But more compelling and more critical is the butterfly’s role as a potent symbol of hope, telegraphing humanity’s potential in a simple, elegant idea. Over the course of 20 years, The Butterfly Project has fired the imagination of millions of people and has resulted in the creation of more than 1.5 million stunning butterflies, handmade in every conceivable material, color and form.
Created by children across the globe, the butterflies evoke powerful emotion. They create a chain reaction that changes the way people feel, then challenges the way they think and finally, inspires them to act.
Kicking off at Neiman Marcus in The Galleria, the butterflies are now bringing their message of hope to locations throughout Houston in honor of the 20th anniversary of the project. A selection of those inspiring creations is now on display at the Museum in one of the most important art exhibitions ever displayed as part of “Taking Flight: The Butterfly Project.” The exhibit will remain on view through July 31, 2016.
Beginning March 11, six traveling displays will go on view at various public spaces around Houston throughc 2017. For locations and viewing hours and additional information about the displays, visit www.hmh.org/butterflies.
While the physical butterflies will be in Houston at this time, the message is universal and it’s global: Humanity is at a turning point, one where we have to choose hope or hate. The project exists to show the potential our future can hold if we focus on our commonalities and celebrate our differences.
In addition to the tour, the Museum has produced a beautiful coffee table book commemorating 100 of the most imaginative, powerful butterflies submitted. “Taking Flight” is available for purchase at the Museum Store or online at www.hmh.org.
The project was inspired by the 1964 publication of a poem by Pavel Friedmann, a young Czech who wrote it while in the Terezin Concentration Camp and ultimately died in Auschwitz in 1944.
In a few poignant lines, “The Butterfly” voiced the spirit of the 1.5 million children who perished in the Holocaust.
In 1996, it inspired staff and supporters of Holocaust Museum Houston (HMH) to launch the project.
HMH designed the project to connect a new generation of children to the children who perished in the Nazi era. Three educators designed activities and lesson plans to convey to students the enormity of the loss of innocent life.
The Butterfly Project found a deep resonance, stirring creativity and compassion around the world. Students learned about the experiences of children during the Holocaust through the study of poems and artwork created by children imprisoned in the Czech town of Terezin.
Maintained by the Nazis as a “model ghetto” and transfer point, it later came to be known as the German concentration camp Theresienstadt. Few children survived Theresienstadt or any other camp.
To demonstrate this random and pervasive loss of life, teachers walked students through a special butterfly project. Students would receive the name of a child from the Holocaust era and then create a butterfly to commemorate that child and his or her life. Filling the rooms with beauty and color, the butterflies were often suspended from the classroom ceiling. Over a period of time, seemingly at random, teachers would remove a butterfly to represent a child who had perished.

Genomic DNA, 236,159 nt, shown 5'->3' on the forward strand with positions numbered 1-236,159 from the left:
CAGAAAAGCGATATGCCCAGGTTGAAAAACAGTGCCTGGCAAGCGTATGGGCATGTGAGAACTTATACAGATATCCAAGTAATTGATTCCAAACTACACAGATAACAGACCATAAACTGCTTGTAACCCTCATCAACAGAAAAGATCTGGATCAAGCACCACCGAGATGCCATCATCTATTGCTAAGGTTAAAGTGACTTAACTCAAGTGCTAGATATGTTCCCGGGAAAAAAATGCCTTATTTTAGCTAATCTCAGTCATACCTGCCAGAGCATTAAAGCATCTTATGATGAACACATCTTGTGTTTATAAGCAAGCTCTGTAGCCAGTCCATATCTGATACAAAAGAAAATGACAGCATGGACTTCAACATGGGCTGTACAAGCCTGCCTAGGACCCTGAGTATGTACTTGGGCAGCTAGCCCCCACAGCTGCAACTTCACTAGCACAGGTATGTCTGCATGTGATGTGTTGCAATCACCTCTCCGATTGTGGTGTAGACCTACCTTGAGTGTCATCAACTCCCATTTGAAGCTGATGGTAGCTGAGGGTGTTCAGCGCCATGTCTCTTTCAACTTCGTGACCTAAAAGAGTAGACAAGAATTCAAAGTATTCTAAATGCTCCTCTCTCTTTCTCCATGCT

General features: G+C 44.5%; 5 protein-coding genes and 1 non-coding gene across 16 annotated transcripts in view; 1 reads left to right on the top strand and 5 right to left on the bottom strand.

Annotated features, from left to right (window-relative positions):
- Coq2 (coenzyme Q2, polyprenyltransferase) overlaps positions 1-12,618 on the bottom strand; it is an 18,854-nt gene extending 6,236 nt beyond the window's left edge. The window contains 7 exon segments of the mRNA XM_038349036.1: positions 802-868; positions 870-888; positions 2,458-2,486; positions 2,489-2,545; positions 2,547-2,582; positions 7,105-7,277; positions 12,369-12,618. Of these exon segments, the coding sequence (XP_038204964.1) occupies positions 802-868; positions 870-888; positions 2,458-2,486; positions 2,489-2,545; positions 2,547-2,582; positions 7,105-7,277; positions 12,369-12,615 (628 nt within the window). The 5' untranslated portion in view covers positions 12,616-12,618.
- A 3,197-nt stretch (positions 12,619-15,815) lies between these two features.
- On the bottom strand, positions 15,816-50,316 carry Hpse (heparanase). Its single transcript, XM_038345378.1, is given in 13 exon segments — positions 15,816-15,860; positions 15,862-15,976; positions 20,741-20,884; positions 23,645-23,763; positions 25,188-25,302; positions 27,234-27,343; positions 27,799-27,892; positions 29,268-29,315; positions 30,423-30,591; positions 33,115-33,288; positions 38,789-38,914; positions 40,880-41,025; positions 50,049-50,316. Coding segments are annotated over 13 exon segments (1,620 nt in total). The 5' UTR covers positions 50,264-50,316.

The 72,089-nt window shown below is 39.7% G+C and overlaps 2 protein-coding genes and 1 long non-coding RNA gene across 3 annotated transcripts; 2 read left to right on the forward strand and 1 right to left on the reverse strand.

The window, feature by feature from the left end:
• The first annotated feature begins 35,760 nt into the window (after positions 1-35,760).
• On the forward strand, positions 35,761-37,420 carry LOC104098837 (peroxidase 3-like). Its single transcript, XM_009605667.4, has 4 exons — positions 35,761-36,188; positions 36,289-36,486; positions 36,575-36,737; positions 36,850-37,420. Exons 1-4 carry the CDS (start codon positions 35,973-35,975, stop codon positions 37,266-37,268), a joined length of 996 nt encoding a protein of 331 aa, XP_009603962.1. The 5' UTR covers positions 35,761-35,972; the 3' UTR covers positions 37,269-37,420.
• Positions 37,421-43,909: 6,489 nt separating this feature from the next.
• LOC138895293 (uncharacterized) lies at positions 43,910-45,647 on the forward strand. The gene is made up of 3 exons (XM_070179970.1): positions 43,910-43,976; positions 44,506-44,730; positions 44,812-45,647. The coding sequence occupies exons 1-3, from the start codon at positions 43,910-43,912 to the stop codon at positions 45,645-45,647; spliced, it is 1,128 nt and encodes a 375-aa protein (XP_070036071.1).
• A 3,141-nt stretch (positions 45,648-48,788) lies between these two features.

Students would return to the classrooms day after day to see if “their” butterfly had survived or perished. Finding that their butterfly had disappeared, the students were shocked, saddened and frequently angry when they learned the fate of the child with whom they had come to identify.
Word of The Butterfly Project spread through the efforts of the Museum and by word of mouth from students and teachers. Students made butterflies of all sizes and dimensions from every available medium. They wrote poetry and letters and created newsletters and journals. They also wrote scripts for plays and videos in which they performed.
Butterflies began to arrive at the Museum from groups of all ages and descriptions as an outpouring of emotion and remembrance. Day care centers, Girl Scouts, Camp Fire Girls, businesses and corporations, individuals, hospitals, retirement communities, faith-based groups, anti-genocide groups, art clubs and sewing guilds all participated. A group of felt artists in Germany submitted beautiful felted butterflies along with this message: “We created these butterflies in response to the rise of antisemitism we see now in Europe.”
Butterflies arrived from Africa, Asia, Australia, North America, South America and Europe as the project inspired people around the globe. One butterfly even arrived from space. American Astronaut Rex Walheim participated in The Butterfly Project in July 2011 while aboard the final mission of Space Shuttle Atlantis. He created his butterfly in memory of the children who perished in the Holocaust and in honor of Israeli Astronaut Ilan Ramon, who died tragically with six other crew members during the re-entry of Space Shuttle Columbia in February 2003.
This exhibit was made possible in part through the City of Houston’s Initiative Grant Program of the Houston Arts Alliance and is generously underwritten by the Evelyn Rubenstein Jewish Community Center, sponsored by the Jewish Federation of Greater Houston and the Houston Jewish Community Foundation; United Airlines, official airline of Holocaust Museum Houston; Arts Brookfield, which represents Allen Center properties; Cadence Bank; Brazoria County Historical Museum; Enterprise Products Partners, L.P.; Memorial Hermann Hospital, sponsored by the Christensen Building Group; The Emery/Weiner School, sponsored by the Kvetchers Bike Group; Harmony Schools; the William P. Hobby Airport, sponsored by Neiman Marcus; and Texas Children’s Hospital.